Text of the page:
I have seen the movie on Go Seigen

October 17, 2006

Beware, you may find some spoilers ahead…

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Last Sunday I went to see the movie on Go Seigen. In fact almost the whole go club of Rome was there.

It was the première at the Rome Film Festival, section Cinema 2006 (i.e. the official concourse), so the director, Tian Zhuang Zhuang, one of the most important contemporary Chinese directors, and the protagonist, Chen Chang (also in Kar Wai Wong’s 2046 and Ang Lee’s Crouching Tiger, Hidden Dragon), were there to say a few words of circumstance before the show.
Really few… all the director said was that go is such a difficult game that the movie doesn’t intend to explain it. Nothing more, not a single word on the movie itself. A little strange, if you ask me.

Being a go player, it is a bit difficult for me to give a non-biased evaluation of the movie. The game of go is certainly represented in all its beautiful aesthetic and, if you like, mystic.
The dedication and devotion of go players toward their art is shown very well – just consider how well the WWII times are depicted, when players were playing in military uniforms, not expecting to return alive to continue the tournament, or the scene when they resumed the game after the atomic blast in Hiroshima had thrown the playing room in total chaos (which is historical, see this article on the atomic bomb game).

Maybe the most charming go scenes are those where Kitani Minoru, Go Seigen best friend and rival, and his go dojo are sweetly described.
The dojo was unique: Kitani and his wife trained in time some 60 pupils, hosting them in their house and treating them as their own children. All the players that dominated the go scene in the ’70, ’80 and ’90 came out from the Kitani Dojo.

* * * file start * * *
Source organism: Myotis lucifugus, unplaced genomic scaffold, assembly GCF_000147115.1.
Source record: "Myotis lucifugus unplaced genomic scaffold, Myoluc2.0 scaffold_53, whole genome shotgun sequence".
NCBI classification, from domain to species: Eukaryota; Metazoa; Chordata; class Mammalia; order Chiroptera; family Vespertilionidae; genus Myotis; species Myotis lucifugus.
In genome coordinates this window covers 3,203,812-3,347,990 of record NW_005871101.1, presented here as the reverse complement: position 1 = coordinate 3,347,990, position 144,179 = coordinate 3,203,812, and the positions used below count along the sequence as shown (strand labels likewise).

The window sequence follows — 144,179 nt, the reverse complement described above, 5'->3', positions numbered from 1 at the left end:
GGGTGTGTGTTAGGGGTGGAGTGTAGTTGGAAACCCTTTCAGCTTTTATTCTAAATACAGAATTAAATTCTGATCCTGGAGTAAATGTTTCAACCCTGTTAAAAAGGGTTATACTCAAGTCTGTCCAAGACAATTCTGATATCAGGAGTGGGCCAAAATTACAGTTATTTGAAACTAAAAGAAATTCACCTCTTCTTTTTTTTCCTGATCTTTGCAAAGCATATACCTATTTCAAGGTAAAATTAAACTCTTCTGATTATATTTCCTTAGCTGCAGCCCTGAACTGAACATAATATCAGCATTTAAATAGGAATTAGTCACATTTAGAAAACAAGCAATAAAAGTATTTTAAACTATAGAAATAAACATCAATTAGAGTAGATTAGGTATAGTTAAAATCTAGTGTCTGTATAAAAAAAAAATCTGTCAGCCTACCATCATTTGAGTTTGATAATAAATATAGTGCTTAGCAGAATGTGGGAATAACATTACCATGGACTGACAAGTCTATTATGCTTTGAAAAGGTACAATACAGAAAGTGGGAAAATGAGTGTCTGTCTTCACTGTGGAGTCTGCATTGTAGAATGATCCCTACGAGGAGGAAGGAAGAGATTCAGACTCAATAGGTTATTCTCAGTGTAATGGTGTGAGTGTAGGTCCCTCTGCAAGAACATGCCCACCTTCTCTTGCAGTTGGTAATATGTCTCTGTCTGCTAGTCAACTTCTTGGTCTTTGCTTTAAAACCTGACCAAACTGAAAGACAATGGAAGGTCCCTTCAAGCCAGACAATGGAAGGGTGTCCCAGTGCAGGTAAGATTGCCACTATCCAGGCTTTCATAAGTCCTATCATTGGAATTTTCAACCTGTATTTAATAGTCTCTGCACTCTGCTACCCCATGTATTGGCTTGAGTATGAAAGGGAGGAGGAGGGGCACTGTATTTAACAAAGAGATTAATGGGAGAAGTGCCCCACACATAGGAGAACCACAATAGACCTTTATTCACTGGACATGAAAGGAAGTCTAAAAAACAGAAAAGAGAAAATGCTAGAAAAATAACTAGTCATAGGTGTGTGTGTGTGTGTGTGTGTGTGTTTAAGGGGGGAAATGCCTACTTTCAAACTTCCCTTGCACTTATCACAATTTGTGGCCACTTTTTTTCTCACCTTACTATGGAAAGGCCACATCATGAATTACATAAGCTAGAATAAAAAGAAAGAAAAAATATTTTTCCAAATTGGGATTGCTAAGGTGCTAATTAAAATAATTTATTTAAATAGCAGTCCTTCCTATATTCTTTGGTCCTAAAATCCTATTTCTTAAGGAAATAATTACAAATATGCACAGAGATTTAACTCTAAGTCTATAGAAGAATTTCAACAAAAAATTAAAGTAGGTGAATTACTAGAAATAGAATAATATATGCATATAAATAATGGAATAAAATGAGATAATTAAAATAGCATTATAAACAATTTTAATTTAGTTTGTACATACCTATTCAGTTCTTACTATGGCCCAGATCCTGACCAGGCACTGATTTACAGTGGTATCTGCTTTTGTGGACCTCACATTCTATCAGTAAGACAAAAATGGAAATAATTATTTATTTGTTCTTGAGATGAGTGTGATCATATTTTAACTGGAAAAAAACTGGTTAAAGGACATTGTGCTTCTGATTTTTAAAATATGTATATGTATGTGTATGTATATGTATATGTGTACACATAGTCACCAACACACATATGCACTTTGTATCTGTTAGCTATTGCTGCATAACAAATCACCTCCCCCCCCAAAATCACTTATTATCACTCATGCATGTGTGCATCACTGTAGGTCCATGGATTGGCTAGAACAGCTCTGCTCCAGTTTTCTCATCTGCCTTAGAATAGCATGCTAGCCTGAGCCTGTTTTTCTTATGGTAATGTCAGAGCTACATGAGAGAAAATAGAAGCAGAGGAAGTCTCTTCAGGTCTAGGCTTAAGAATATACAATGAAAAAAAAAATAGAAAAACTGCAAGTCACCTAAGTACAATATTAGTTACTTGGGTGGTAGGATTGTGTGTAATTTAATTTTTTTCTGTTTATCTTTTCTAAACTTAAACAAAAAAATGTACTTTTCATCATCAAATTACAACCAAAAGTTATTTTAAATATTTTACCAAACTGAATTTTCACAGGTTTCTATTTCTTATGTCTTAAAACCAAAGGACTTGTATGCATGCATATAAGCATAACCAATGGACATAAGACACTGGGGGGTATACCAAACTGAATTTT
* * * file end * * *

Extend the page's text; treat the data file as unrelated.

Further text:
Strangely one aspect of Go Seigen life is not openly portrayed: in 1947 he was made to leave the Nihon Ki-in, the professional association – this was probably due to his strong involvement with that suspect religious sect. This is the reason why he didn’t took part for some years to professional tournaments but instead played a lot of newspapers-sponsored jubango (a ten-games one-to-one challenge) against all the strongest players, defeating them all.

go-seigen-2.jpgFinally, the last scene is just perfect: 1984, to celebrate his retirement from active play an old Go Seigen plays his last game as a ceremony in a beautifully formal setting. After the beginning rituals, his opponent carefully picks a black stone from the bowl, and slowly plays THE move, placing his stone on Tengen, the centre point of the Goban.
For non-go players, read this to understand the meaning of such a move as a homage to Go Seigen’s whole career.

Having said so, the movie itself sort of disappointed me. Go Seigen’s life has been full of events, including a world war, so history, plot and adventure are all there. Visually the movie has all the magnificent beauty that Oriental directors have accustomed us to.

Still, something is missing, IMHO.
It is true that biopics are a very difficult genre, and those that turn out to be also great movies are those that, beyond plot and adventure, from a famous life issue a moral (just like in Aesop or La Fontaine), a general principle or a way of conduct that could appeal or be of inspiration to us normal people.
Maybe this is just how I saw it, but, putting myself in the clothes of a non-go-playing person, I’ve found this aspect somehow lacking. In other words, I couldn’t perceive necessity in what the director proposed us with this work.
Am I too picky? Go and see for yourself!


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2 Responses to “I have seen the movie on Go Seigen”

  1. gowan Says:

    The old movie “The Go Masters” also known by its Japanese name Mikan no Taikyoko, is a much better movie and some of Go Seigen’s experiences are in that movie. Too bad it is almost unavailable.


  2. Hi gowan, welcome to my blog.
    I’ve seen that movie, and I should have somewhere a compressed version. It is veeeery losely based on Go Seigen’s life, but it is still enjoyable.
    See you on Sensei’s Library!


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